FATA merger games
The passing of the Supreme Court and High Court (Extension of Jurisdiction to FATA) Bill 2018 by the National Assembly the other day promised that the new day anticipated to be dawning for the people of the tribal areas had finally arrived, and not a moment too soon. Alas that initial euphoria may prove premature. Concerns are being voiced by different quarters that the government may seek to delay or dilute the Bill’s provisions as well as its spirit. The Bill allows the President (on the government’s advice of course) to delay signing it even if the Senate also passes it. What on earth is intended to be accomplished by putting such a roadblock in the path of what should have been a historic first step towards the long neglected people of the tribal areas finally enjoying all the rights of citizenship they have been deprived of for long, and even after independence for 70 years? The Bill also allows the government to apply its provisions selectively and in stages to the tribal Agencies that constitute FATA. Last but not least, the failure to repeal the notorious colonial-era FCR holds the risk of the new system of justice (if and when it is applied) colliding with the antediluvian system of collective tribal punishment and ‘managing’ security on the frontier that the British bequeathed as a legacy of their own imperial designs to Pakistan. It is a sad commentary on our history that the FCR system remained in force all these years after independence and continued to subject the tribal people to the farce of ‘justice’ being dispensed by Political Agents appointed by the government for each Agency, and against whose arbitrary verdicts no forum for appeal was available. And yet when it appeared that repeal of the FCR was an idea whose time has come, the government has behaved like a shrinking violet in refraining from consigning it to the dustbin of history where it belongs. The half-measure envisaged in the Bill, which will result in FATA’s judicial system being suspended between being neither fish nor fowl, is being viewed by critics as the government’s intent to thwart meaningful reform to bring FATA into the national mainstream.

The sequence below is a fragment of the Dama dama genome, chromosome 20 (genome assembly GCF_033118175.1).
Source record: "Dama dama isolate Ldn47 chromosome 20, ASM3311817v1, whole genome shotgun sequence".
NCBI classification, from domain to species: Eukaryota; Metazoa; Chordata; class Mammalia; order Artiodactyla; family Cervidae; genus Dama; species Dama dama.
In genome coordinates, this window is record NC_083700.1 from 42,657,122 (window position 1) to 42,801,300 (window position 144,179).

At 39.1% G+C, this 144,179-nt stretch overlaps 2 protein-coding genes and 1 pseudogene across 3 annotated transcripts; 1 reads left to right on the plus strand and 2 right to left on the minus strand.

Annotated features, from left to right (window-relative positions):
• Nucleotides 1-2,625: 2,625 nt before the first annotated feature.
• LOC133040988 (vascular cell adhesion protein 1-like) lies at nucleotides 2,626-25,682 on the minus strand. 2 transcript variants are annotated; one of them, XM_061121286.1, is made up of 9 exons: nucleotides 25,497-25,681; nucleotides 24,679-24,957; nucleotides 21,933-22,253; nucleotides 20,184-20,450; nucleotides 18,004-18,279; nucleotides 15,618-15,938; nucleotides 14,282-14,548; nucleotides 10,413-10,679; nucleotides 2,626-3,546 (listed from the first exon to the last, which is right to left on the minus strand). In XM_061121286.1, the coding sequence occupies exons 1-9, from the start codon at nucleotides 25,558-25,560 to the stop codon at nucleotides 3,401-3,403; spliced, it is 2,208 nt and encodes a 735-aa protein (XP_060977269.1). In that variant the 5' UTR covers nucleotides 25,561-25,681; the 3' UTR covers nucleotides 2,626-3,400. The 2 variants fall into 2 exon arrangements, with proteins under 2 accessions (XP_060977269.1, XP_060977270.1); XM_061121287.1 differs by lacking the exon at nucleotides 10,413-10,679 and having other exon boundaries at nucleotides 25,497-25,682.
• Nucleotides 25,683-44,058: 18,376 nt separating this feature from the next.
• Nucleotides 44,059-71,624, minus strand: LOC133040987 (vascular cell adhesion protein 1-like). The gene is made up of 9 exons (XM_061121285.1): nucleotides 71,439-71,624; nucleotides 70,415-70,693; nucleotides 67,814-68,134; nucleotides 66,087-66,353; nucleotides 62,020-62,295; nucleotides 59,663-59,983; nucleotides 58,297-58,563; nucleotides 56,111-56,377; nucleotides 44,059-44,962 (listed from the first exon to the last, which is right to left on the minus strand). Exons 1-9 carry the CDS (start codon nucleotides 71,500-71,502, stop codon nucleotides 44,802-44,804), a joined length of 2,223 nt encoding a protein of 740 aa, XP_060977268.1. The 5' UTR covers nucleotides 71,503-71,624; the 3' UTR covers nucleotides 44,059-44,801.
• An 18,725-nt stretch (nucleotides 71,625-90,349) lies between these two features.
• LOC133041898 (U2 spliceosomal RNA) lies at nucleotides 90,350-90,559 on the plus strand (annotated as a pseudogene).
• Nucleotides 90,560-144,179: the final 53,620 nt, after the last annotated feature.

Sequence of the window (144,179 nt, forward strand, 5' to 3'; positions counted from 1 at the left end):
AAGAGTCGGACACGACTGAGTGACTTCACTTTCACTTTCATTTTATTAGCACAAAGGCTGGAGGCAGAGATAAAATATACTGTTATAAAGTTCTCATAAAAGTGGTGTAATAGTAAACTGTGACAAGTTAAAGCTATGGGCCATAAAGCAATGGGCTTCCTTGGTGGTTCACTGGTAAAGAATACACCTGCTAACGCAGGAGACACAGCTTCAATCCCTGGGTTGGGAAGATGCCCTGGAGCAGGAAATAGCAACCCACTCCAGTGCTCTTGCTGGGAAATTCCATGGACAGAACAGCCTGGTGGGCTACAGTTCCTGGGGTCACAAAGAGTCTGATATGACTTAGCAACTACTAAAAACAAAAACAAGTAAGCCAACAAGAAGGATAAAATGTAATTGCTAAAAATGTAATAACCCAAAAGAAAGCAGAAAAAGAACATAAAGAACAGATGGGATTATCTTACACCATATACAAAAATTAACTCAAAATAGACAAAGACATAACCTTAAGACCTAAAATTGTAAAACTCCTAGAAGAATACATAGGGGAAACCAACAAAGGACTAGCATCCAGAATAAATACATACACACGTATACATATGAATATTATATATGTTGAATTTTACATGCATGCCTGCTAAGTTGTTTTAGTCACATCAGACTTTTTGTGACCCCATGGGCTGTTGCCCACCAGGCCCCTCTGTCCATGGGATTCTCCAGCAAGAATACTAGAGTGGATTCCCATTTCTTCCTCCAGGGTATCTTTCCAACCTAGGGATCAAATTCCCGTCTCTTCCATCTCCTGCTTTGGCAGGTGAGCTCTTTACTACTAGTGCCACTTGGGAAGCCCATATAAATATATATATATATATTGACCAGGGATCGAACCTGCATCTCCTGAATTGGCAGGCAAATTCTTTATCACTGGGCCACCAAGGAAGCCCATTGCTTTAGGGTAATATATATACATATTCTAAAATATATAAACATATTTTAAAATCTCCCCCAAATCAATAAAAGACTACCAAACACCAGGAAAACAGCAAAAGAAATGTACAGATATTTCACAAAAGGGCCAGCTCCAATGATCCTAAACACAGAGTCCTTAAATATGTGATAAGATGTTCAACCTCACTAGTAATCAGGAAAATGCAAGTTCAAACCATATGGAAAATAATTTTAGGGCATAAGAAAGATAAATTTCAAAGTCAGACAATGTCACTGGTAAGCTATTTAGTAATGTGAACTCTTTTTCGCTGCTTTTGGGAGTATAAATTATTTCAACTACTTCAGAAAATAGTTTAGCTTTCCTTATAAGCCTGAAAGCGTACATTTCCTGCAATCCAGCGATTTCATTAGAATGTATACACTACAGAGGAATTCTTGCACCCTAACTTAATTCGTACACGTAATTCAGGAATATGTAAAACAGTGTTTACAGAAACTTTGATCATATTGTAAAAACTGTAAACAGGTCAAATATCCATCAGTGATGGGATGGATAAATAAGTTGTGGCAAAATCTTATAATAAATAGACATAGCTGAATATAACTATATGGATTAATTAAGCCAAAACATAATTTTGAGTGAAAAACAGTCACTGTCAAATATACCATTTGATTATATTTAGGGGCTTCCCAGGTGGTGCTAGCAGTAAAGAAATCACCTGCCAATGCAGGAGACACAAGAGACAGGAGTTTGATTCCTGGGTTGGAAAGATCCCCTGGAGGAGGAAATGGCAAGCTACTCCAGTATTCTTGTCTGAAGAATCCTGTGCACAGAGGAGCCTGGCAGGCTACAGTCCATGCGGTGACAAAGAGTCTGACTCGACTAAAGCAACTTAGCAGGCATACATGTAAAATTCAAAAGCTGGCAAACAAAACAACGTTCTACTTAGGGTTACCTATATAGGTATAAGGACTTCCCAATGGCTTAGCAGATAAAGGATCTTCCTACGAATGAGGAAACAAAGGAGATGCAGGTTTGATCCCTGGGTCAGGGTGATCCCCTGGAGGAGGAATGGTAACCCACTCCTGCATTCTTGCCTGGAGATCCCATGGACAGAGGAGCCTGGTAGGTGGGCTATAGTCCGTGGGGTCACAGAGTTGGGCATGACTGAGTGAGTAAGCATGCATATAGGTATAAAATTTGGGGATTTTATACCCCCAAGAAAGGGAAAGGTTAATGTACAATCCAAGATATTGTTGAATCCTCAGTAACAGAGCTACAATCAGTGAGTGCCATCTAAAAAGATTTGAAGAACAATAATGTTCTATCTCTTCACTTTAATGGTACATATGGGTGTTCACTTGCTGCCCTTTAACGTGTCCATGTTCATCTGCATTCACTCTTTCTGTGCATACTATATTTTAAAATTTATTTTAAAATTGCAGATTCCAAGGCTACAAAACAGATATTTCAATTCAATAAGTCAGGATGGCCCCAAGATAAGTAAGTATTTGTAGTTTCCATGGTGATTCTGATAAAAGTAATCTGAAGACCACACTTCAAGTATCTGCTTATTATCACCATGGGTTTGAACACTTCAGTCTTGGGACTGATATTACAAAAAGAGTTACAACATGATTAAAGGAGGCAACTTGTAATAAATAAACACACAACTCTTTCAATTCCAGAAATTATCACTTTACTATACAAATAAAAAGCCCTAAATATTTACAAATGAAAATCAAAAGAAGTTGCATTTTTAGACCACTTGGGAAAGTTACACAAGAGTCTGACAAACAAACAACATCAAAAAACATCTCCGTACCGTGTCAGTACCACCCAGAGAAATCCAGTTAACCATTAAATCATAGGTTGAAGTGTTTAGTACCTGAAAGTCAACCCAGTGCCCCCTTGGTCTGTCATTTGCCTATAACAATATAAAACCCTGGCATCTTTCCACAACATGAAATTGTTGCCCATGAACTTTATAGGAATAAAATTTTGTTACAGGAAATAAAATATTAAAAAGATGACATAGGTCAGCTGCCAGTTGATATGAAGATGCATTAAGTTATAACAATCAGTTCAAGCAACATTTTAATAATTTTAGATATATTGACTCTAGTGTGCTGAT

Why is the government bent upon raising hopes that FATA will emerge into the modern light of day at last only to dash them with the next breath? It appears that the government is tactically avoiding a break on the issue with its two allies, the JUI-F of Maulana Fazlur Rehman and the PkMAP of Mehmood Khan Achakzai. Both have publicly and vociferously opposed the merger of FATA with the Khyber Pakhtunkhwa province, less, it is suspected, because of any cogent reasons and more as a vested interest in retaining their political clout in the tribal areas. If so, this appears the proverbial case of the tail wagging the dog. It is also being speculated that Nawaz Sharif’s current crop of problems are impinging on the project to mainstream FATA as soon as possible. Arguably, the phase-wise implementation of the Bill in different Agencies of FATA may be intended to avoid the complexities of replacing a long established but unacceptable order with the new one. But logically the clearing of FATA after the military operations there should if anything have helped accelerate the process rather than it being deliberately dragged on. If it is political expediency revolving around keeping the two recalcitrant allies on board and making concessions to Nawaz Sharif’s current considerations, this is both unfair and unjust in terms of the tribal people’s long awaited journey out of the colonial-imposed darkness they have suffered in for too long and into the sunshine of full citizenship with all its constitutionally mandated rights palette.